Thos.Cox, aged 16, was also indicted for stealing a pint of milk, the property of Mr.Lines. -The circumstances were in every respect the same as those of the last case. Cox was in the service of Mr.Lines; Way saw him drinking milk; and the prisoner made a confession of the fact before the Magistrates.- The result was also similar, the Jury, under the Chairman's direction, returning a verdict of Not Guilty.

John Tasker was next placed at the bar on an indictment charging him with stealing a pint of milk, the property of John Lines, of Preston Bissett. - In this case Mr.Lines was the witness who saw Tasker drinking milk; and there was also another difference from the former case; the prisoner was not in Mr.Lines service, and had been forbidden to come on his premises. A confession of the prisoner was also put in. - Guilty. - Two weeks hard labour.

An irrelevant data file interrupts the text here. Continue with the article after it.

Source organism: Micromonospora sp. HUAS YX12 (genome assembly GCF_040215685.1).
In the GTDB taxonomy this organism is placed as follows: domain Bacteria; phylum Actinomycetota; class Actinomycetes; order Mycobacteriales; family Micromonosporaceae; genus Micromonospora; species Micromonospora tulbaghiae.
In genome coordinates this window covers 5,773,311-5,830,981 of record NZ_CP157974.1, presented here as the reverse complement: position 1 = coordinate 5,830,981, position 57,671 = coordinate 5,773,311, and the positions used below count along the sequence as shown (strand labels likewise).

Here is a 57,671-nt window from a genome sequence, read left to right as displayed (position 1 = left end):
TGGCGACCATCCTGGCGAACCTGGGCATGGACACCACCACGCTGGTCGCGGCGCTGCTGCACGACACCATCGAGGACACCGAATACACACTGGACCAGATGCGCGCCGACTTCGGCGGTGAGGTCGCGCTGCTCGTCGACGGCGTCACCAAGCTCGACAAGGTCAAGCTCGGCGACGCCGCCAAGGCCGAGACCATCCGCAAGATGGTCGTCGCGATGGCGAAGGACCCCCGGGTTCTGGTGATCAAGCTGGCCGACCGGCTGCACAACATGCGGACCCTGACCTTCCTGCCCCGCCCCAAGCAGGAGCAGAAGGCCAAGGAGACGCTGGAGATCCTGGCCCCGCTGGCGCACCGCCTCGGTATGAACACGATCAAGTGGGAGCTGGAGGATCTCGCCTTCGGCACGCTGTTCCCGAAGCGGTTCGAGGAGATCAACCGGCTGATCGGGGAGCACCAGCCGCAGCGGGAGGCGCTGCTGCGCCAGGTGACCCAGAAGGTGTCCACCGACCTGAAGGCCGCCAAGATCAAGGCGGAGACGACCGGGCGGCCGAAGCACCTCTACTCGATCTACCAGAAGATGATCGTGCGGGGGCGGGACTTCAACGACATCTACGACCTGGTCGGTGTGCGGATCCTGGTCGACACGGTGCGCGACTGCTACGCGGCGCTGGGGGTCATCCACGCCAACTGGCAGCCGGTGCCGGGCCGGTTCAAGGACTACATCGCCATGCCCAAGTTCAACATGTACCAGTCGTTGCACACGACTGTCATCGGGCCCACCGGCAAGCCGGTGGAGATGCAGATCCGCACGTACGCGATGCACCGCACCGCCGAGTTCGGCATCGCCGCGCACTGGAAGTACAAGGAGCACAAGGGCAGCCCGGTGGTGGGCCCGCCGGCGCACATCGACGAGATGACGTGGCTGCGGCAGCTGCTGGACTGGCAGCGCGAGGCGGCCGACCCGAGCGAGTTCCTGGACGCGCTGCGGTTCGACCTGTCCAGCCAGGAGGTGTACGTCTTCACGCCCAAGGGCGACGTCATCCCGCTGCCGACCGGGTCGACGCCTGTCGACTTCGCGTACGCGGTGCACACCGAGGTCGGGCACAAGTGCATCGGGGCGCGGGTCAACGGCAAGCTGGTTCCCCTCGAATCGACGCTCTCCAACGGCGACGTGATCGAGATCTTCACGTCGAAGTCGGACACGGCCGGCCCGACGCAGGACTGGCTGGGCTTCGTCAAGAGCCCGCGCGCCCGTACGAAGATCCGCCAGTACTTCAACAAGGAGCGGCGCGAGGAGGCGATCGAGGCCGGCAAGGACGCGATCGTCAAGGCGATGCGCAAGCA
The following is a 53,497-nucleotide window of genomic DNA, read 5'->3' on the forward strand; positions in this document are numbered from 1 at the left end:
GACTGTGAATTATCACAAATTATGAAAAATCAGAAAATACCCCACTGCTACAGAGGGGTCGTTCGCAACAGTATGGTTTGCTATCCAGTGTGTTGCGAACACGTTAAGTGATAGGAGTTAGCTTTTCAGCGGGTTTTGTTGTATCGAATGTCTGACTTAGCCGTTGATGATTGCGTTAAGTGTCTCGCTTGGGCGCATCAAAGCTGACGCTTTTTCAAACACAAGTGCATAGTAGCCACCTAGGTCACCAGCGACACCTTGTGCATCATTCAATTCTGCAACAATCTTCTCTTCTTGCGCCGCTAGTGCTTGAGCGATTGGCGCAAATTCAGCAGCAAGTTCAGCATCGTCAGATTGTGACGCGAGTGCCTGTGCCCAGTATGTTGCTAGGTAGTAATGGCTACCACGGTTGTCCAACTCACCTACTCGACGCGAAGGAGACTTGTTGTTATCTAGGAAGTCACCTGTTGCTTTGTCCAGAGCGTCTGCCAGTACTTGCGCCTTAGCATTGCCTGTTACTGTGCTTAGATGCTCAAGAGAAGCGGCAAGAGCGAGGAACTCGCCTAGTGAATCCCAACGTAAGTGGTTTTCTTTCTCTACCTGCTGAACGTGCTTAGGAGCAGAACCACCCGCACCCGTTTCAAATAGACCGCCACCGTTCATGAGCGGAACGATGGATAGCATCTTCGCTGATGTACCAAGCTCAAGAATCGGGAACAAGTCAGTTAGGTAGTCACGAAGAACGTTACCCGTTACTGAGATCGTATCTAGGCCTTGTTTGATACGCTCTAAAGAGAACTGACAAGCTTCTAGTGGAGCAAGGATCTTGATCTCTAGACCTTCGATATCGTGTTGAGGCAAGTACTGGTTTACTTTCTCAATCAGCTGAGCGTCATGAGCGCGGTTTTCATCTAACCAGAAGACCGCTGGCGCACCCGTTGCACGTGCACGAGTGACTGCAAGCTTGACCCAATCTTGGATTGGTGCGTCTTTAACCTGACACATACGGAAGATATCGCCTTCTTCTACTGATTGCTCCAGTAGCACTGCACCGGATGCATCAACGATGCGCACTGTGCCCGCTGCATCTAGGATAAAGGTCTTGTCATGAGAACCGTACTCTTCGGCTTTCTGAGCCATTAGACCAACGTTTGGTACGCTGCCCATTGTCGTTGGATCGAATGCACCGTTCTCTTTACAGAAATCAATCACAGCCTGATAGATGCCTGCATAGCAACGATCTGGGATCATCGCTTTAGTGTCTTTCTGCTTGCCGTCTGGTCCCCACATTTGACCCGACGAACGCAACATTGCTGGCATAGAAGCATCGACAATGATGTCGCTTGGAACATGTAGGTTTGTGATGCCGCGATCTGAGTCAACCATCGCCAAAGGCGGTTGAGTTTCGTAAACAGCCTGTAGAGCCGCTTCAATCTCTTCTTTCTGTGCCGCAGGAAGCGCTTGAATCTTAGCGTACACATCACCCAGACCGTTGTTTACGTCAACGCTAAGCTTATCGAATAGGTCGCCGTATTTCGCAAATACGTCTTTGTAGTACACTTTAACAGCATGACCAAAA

Francis Heasey and Edmund King were placed at the bar, and indicted for having assembled with others and made an affray in the parish of Brill, on the 2d of February last; a second count charged them with an assault on Edward Stuchfield in the execution of his duty as constable; and a third count with common assault. The facts of the case are these : Stuchfield was sent for late in the evening to control some disorderly young fellows at the Sun public-house, Brill, kept by Mrs.Adkins. He found several persons in the house, and two of them, named Heasey and Pullen, were quarrelling, but on Stuchfield's interfering they sat down quietly. A young fellow of the name of Guntrip, however, suddenly started up, and said he came on purpose to fight Pullen, and fight him he would. They then went out of the house, and Guntrip and Pullen commenced fighting, Stuchfield followed them, ran in between the combatants, and parted them. The prisoner King came up to Stuchfield and said he was no constable that the combatants should not be stopped; and on having encouraged them to proceed, by exclaiming , "Fight on, my boys!" gave Sturchfield a blow that made him reel four or five yards, and then laid him prostrate on the earth. Sturchfield quickly recovered his feet, and in his turn knocked down his assailant. Guntrip and Pullen afterwards finished their fight in a close. - In giving evidence Stuchfield acknowledged that Heasey had taken no part in the affray, but had merely cried, "as young people will, 'Fight on!' " and that for doing this he had afterwards expressed his sorrow. - King, in his defence, said that Stuchfield took him away by the collar before he struck him, and when he (Stuchfield) got up, he not only knocked him down, but said that if he had not been a constable he would have given him such a hiding as he never had in his life. - The Chairman observed to the Jury that there was no evidence against Heasey, and consequently he must be acquitted; but it seemed clear that an assault had been committed by King on Stuchfield whilst he was engaged in the execution of his duty. - Guilty - In passing sentence, the Chairman observed that the constable deserved credit for his boldness in endeavouring to prevent the affray; for a constable without courage was an instrument of mischief rather than of good, because he brought the laws into contempt. The constable therefore was to be commended; and the prisoner must be punished in such a manner as would be an example to others, and check the spirit of pugnacity which seemed prevalent in the village of Brill. - He then sentenced him to Two calendar months hard labour, and to enter into his own recognizances of 20 to keep the peace for two years.